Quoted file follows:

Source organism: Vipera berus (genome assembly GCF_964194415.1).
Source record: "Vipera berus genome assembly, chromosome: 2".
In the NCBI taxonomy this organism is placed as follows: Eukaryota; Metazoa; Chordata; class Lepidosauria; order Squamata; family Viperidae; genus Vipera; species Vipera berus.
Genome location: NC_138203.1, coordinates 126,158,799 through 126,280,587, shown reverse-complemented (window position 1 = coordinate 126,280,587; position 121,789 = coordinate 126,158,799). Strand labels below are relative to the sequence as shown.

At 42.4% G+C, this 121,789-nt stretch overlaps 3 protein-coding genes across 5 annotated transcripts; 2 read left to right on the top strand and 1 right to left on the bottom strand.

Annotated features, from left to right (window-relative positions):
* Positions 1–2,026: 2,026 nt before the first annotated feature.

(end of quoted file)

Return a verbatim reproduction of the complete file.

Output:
Source organism: Vipera berus (genome assembly GCF_964194415.1).
Source record: "Vipera berus genome assembly, chromosome: 2".
In the NCBI taxonomy this organism is placed as follows: Eukaryota; Metazoa; Chordata; class Lepidosauria; order Squamata; family Viperidae; genus Vipera; species Vipera berus.
Genome location: NC_138203.1, coordinates 126,158,799 through 126,280,587, shown reverse-complemented (window position 1 = coordinate 126,280,587; position 121,789 = coordinate 126,158,799). Strand labels below are relative to the sequence as shown.

At 42.4% G+C, this 121,789-nt stretch overlaps 3 protein-coding genes across 5 annotated transcripts; 2 read left to right on the top strand and 1 right to left on the bottom strand.

Annotated features, from left to right (window-relative positions):
* Positions 1–2,026: 2,026 nt before the first annotated feature.